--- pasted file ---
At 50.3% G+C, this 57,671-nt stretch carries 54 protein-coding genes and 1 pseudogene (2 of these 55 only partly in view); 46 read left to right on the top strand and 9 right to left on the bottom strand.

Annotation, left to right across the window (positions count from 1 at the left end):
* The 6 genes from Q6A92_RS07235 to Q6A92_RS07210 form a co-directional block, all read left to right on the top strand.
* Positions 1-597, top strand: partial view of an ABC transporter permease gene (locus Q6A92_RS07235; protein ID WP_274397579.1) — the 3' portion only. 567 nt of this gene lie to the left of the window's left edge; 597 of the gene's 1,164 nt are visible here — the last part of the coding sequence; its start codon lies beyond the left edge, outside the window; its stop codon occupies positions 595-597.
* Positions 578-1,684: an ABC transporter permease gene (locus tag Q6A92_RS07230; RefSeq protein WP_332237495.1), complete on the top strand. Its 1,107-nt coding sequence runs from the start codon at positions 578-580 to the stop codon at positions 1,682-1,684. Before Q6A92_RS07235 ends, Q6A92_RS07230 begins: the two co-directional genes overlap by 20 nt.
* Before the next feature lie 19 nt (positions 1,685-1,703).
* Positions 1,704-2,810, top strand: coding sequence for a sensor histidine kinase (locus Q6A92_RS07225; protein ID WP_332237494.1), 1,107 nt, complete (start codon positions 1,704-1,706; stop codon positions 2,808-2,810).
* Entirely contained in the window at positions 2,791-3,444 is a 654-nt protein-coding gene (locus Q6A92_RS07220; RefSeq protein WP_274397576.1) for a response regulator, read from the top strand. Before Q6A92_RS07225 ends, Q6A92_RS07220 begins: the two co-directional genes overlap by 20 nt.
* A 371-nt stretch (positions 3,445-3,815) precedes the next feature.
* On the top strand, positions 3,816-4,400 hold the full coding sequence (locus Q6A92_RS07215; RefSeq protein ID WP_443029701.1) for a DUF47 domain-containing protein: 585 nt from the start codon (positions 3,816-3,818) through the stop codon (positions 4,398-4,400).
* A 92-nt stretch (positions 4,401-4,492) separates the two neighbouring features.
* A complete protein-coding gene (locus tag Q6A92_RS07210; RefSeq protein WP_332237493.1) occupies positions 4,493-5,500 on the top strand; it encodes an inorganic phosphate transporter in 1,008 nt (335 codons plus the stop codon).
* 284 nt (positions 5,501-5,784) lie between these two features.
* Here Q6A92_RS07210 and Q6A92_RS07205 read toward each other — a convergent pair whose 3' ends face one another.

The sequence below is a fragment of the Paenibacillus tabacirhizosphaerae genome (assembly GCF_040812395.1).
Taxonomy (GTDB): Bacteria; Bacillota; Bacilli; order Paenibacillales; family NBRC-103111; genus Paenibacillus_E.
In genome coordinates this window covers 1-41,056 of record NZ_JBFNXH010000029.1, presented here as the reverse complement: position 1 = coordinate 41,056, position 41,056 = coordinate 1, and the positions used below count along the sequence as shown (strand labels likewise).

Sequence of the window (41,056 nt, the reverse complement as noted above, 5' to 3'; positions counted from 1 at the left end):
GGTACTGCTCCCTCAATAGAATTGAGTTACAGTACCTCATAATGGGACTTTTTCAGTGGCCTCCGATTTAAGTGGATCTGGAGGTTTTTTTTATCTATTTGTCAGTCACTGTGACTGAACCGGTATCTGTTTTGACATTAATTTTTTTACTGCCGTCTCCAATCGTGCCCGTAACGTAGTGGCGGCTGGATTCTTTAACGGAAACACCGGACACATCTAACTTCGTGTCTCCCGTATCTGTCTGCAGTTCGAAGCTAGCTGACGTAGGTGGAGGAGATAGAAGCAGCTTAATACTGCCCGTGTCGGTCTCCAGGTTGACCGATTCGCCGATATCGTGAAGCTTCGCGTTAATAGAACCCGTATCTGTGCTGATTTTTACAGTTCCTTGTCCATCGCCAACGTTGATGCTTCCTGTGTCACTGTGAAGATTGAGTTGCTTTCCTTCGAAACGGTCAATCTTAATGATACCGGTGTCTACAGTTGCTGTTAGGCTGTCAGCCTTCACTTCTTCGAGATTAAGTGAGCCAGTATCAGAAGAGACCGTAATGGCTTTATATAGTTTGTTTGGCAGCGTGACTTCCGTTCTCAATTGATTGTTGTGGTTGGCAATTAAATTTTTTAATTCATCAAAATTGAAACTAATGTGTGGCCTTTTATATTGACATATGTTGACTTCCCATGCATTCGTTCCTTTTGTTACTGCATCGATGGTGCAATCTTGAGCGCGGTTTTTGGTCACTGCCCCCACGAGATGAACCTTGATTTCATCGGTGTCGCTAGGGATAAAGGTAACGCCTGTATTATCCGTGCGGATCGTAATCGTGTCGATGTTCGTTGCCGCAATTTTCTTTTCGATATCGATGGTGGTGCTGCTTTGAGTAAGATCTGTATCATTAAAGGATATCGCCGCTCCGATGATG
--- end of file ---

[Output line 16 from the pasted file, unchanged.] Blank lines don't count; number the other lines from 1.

Taxonomy (GTDB): Bacteria; Bacillota; Bacilli; order Paenibacillales; family NBRC-103111; genus Paenibacillus_E.